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John S. v. Social Security Administration Commissioner

United States District Court, D. Maine

February 6, 2019

JOHN S., Plaintiff
v.
SOCIAL SECURITY ADMINISTRATION COMMISSIONER, Defendant

          REPORT AND RECOMMENDED DECISION

          John C. Nivison U.S. Magistrate Judge.

         On Plaintiff John S.'s application for disability insurance benefits under Title II of the Social Security Act, Defendant, the Social Security Administration Commissioner, found that Plaintiff has severe impairments, but retains the functional capacity to perform substantial gainful activity. Defendant, therefore, denied Plaintiff's request for disability benefits. Plaintiff filed this action to obtain judicial review of Defendant's final administrative decision pursuant to 42 U.S.C. § 405(g).

         Following a review of the record, and consideration of the parties' arguments, I recommend the Court affirm the administrative decision.

         The Administrative Findings

         The Commissioner's final decision is the May 24, 2017, decision of the Administrative Law Judge. (ALJ Decision, ECF No. 9-2.)[1] The ALJ's decision tracks the familiar five-step sequential evaluation process for analyzing social security disability claims, 20 C.F.R. § 404.1520.

         The ALJ found that Plaintiff has severe, but non-listing-level impairments consisting of degenerative disc disease, osteoarthritis, and hypertension. (ALJ Decision ¶¶ 3, 4, R. 20 - 22.) Although Plaintiff had certain mental health diagnoses, which the ALJ recognized, the ALJ found the record did not establish a severe mental health impairment, nor an impairment that would interfere with the performance of basic work activity. (Id. ¶ 3.) The ALJ determined that Plaintiff retains the residual functional capacity (RFC) to perform substantial gainful activity involving “simple work activities” and light exertion, up to six hours of sitting, standing, and walking (each) in an eight-hour day, occasional postures, and occasional reaching, handling, and fingering, provided that the work does not require Plaintiff to climb ladders, ropes and scaffolds, and does not expose him to vibrations and hazards. (Id. ¶ 5, R. 24.)

         The ALJ accepted the testimony of a vocational expert that a person with Plaintiff's RFC, age, education, and vocational background could perform work that exists in substantial numbers in the national economy, including in representative jobs such as furniture retail clerk, usher, and storage facility rental clerk. (Id. ¶ 10, R. 29 - 30.) Based on his findings, the ALJ determined that Plaintiff was not under a disability for purposes of the Social Security Act. (Id. ¶ 11, R. 30.)

         Standard of Review

          A court must affirm the administrative decision provided the decision is based on the correct legal standards and is supported by substantial evidence, even if the record contains evidence capable of supporting an alternative outcome. Manso-Pizarro v. Sec'y of HHS, 76 F.3d 15, 16 (1st Cir. 1996) (per curiam); Rodriguez Pagan v. Sec'y of HHS, 819 F.2d 1, 3 (1st Cir. 1987). Substantial evidence is evidence that a reasonable mind might accept as adequate to support a finding. Richardson v. Perales, 402 U.S. 389, 401 (1971); Rodriguez v. Sec'y of HHS, 647 F.2d 218, 222 (1st Cir. 1981). “The ALJ's findings of fact are conclusive when supported by substantial evidence, but they are not conclusive when derived by ignoring evidence, misapplying the law, or judging matters entrusted to experts.” Nguyen v. Chater, 172 F.3d 31, 35 (1st Cir. 1999).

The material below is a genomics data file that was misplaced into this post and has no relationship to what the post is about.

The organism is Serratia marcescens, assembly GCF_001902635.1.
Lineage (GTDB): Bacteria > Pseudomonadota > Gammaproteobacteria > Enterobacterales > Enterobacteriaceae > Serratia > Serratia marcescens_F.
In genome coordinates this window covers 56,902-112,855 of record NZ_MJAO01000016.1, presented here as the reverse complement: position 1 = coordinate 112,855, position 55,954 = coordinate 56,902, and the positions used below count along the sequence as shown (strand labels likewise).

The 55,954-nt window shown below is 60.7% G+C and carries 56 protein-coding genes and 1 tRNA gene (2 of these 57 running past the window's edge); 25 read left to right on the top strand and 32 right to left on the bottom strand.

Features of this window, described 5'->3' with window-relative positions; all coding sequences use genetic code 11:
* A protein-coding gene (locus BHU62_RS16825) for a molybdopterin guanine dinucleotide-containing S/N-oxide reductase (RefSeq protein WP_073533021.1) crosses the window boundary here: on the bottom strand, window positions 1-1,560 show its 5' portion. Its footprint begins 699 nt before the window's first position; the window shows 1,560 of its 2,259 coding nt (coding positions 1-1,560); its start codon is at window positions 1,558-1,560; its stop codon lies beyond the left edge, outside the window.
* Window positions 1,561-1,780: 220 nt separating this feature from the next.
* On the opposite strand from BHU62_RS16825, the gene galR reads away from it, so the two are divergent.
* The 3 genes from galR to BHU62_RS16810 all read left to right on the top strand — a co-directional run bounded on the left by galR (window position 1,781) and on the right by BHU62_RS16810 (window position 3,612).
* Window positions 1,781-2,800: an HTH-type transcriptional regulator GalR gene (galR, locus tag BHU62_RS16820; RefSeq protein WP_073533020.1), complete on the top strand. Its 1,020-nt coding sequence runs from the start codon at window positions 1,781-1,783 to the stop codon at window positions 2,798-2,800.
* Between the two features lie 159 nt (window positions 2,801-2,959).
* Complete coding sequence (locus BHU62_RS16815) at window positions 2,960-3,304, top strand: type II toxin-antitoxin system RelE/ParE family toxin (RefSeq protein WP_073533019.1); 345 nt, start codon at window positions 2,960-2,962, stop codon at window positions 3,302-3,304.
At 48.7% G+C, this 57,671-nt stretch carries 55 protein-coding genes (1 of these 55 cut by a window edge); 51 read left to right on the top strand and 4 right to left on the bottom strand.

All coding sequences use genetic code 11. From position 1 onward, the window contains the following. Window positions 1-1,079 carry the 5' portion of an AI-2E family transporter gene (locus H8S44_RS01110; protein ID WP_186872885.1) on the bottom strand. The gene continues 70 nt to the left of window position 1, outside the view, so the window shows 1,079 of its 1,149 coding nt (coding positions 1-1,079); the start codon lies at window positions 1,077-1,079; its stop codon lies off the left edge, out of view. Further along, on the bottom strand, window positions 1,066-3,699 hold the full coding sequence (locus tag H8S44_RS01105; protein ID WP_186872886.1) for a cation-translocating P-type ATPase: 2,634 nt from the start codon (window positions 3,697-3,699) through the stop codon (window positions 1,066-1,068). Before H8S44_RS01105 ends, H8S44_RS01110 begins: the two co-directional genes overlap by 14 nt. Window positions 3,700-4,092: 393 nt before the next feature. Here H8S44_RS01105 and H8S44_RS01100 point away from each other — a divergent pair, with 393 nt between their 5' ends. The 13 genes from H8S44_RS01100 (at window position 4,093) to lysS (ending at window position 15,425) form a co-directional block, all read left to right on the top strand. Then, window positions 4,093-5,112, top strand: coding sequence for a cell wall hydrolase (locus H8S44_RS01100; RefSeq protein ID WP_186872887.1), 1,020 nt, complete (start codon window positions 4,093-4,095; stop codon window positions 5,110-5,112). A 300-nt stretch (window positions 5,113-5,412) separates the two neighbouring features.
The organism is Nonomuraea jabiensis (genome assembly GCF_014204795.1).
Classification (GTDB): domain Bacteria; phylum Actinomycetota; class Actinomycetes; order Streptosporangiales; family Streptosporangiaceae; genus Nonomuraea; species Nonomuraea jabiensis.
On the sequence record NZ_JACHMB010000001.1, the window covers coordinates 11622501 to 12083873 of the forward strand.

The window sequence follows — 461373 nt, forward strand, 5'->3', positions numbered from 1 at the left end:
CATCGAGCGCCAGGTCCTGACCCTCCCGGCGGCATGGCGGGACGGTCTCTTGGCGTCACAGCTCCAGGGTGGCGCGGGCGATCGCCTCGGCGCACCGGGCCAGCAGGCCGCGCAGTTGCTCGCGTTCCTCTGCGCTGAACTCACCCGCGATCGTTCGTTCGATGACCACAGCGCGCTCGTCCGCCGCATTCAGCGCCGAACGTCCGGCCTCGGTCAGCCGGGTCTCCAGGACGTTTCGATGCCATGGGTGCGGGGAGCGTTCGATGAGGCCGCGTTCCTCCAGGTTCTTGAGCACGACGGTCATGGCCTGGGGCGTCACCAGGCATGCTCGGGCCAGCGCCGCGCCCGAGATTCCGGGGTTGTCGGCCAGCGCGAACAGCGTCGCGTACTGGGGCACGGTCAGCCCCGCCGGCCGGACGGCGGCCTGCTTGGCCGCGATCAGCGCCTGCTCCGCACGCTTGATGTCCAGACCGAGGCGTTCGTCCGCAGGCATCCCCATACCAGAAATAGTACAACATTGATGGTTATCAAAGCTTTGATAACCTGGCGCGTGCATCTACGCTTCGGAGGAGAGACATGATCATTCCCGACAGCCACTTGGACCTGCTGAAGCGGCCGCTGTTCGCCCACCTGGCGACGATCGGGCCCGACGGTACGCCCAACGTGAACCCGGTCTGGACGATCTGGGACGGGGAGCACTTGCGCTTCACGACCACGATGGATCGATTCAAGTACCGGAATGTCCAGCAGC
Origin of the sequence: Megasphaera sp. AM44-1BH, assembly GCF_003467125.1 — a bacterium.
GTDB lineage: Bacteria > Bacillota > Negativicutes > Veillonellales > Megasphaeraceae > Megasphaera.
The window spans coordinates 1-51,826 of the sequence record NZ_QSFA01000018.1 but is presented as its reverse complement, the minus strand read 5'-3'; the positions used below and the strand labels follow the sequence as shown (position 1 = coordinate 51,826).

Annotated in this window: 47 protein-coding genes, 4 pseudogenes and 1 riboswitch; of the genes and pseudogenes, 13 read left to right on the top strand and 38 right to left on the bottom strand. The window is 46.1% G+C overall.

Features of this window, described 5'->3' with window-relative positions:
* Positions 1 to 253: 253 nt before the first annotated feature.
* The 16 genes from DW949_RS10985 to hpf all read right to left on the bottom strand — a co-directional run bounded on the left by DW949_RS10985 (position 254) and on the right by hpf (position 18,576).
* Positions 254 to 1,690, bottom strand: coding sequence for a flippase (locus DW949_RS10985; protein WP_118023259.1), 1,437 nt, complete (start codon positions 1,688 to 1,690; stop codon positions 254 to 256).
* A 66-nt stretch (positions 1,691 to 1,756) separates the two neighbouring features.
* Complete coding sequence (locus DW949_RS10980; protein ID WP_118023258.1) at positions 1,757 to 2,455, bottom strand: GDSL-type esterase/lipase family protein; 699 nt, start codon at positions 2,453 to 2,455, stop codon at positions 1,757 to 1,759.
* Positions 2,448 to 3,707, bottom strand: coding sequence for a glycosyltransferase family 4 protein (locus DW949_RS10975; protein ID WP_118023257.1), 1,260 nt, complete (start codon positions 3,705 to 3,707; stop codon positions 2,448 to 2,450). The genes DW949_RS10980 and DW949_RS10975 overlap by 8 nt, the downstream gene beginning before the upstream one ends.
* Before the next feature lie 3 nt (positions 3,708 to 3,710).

Discussion

         Plaintiff argues the ALJ did not cite substantial evidence in support of his assessment regarding the limitations imposed by Plaintiff's osteoarthritis and mental health. Plaintiff further contends the ALJ erred when he refused to consider evidence submitted fewer than five days prior to the hearing.

         1. The ALJ's assessment of osteoarthritis

         Plaintiff contends the ALJ's decision is not supportable principally because the ALJ failed to consider properly the opinion of Robert Phelps, M.D, a treating source. When he examined Plaintiff in January 2016, Dr. Phelps observed that Plaintiff demonstrated good flexion, extension and rotation in his cervical spine, good shoulder motion with left sided pain, good elbow and forearm motion, good wrist motion with pain bilaterally, and good hand dexterity bilaterally. (R. 405.) Dr. Phelps noted the presence of arthritis, by history. (R. 407.) In his source statement, Dr. Phelps assessed “marked” limitations regarding Plaintiff's ability to lift, carry, stand, walk, sit, push and pull. He also assessed moderate to marked limitation in Plaintiff's ability to handle, finger and feel. (Id.)

         The ALJ observed the opinion evidence “is notable [in] that no treating provider has described physical limitations in excess of the limitations found by State agency medical consultants, Archibald Green, D.O. (Ex. 1A, R. 91 - 93), and Benjamin Cortijo, M.D. Both Dr. Green and Dr. Cortijo determined that despite his impairments [Plaintiff] ...


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